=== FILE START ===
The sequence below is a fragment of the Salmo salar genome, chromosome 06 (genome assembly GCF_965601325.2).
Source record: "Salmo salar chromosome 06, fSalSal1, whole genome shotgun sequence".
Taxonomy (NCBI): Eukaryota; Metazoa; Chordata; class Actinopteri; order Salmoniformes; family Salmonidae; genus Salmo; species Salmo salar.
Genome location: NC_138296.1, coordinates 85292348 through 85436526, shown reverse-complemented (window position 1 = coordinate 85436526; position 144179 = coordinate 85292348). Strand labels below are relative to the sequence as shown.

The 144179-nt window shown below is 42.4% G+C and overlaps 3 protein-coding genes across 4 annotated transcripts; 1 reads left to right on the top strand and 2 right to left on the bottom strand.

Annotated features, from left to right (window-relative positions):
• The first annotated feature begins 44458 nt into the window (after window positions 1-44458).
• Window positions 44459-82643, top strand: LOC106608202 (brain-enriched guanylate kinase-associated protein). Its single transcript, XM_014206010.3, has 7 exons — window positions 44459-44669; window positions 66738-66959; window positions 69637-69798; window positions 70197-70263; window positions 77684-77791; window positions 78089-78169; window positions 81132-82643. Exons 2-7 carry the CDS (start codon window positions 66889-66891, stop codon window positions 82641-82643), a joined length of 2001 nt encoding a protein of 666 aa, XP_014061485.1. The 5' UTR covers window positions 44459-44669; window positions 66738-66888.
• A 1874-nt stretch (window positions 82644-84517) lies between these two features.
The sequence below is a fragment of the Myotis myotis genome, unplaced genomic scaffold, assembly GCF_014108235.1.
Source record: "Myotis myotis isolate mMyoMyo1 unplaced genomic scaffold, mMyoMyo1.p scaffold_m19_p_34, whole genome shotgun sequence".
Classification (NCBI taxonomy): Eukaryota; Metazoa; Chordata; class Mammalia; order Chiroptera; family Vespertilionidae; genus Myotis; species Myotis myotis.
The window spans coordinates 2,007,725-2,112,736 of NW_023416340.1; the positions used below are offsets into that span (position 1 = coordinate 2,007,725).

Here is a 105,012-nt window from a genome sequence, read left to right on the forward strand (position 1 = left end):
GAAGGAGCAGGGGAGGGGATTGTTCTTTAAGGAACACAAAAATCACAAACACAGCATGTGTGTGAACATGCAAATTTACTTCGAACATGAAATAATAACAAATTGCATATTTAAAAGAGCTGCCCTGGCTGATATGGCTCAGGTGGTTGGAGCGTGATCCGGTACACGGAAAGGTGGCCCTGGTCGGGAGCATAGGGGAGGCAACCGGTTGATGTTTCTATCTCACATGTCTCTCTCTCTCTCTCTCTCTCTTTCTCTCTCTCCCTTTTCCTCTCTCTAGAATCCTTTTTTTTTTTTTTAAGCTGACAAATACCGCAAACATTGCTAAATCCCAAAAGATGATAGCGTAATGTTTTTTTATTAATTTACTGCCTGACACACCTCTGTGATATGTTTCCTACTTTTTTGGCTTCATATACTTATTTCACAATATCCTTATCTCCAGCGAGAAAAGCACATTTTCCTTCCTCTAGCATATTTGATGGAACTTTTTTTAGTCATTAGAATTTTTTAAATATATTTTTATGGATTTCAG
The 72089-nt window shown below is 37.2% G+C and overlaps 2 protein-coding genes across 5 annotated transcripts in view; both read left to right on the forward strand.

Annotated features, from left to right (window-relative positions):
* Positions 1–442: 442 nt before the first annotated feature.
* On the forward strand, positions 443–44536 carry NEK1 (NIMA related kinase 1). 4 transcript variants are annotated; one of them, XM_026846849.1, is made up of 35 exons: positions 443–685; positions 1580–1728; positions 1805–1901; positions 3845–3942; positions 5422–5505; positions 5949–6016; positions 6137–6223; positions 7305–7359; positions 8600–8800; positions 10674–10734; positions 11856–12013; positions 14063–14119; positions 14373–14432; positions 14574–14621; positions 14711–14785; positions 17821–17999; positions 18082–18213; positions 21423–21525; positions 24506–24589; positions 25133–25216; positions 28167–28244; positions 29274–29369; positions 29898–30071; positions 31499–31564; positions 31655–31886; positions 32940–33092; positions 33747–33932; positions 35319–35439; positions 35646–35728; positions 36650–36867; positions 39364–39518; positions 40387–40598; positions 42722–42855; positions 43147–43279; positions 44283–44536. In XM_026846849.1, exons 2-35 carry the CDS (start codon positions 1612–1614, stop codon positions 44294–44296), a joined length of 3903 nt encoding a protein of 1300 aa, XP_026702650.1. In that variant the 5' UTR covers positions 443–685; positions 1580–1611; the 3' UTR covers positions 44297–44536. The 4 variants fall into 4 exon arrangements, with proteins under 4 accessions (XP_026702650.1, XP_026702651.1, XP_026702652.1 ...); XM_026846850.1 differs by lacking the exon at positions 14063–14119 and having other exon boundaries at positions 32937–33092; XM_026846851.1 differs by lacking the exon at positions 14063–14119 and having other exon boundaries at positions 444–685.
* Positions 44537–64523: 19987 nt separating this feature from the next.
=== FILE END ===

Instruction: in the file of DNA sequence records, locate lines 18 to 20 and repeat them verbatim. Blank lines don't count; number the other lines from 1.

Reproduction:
* Positions 1–442: 442 nt before the first annotated feature.
* On the forward strand, positions 443–44536 carry NEK1 (NIMA related kinase 1). 4 transcript variants are annotated; one of them, XM_026846849.1, is made up of 35 exons: positions 443–685; positions 1580–1728; positions 1805–1901; positions 3845–3942; positions 5422–5505; positions 5949–6016; positions 6137–6223; positions 7305–7359; positions 8600–8800; positions 10674–10734; positions 11856–12013; positions 14063–14119; positions 14373–14432; positions 14574–14621; positions 14711–14785; positions 17821–17999; positions 18082–18213; positions 21423–21525; positions 24506–24589; positions 25133–25216; positions 28167–28244; positions 29274–29369; positions 29898–30071; positions 31499–31564; positions 31655–31886; positions 32940–33092; positions 33747–33932; positions 35319–35439; positions 35646–35728; positions 36650–36867; positions 39364–39518; positions 40387–40598; positions 42722–42855; positions 43147–43279; positions 44283–44536. In XM_026846849.1, exons 2-35 carry the CDS (start codon positions 1612–1614, stop codon positions 44294–44296), a joined length of 3903 nt encoding a protein of 1300 aa, XP_026702650.1. In that variant the 5' UTR covers positions 443–685; positions 1580–1611; the 3' UTR covers positions 44297–44536. The 4 variants fall into 4 exon arrangements, with proteins under 4 accessions (XP_026702650.1, XP_026702651.1, XP_026702652.1 ...); XM_026846850.1 differs by lacking the exon at positions 14063–14119 and having other exon boundaries at positions 32937–33092; XM_026846851.1 differs by lacking the exon at positions 14063–14119 and having other exon boundaries at positions 444–685.
* Positions 44537–64523: 19987 nt separating this feature from the next.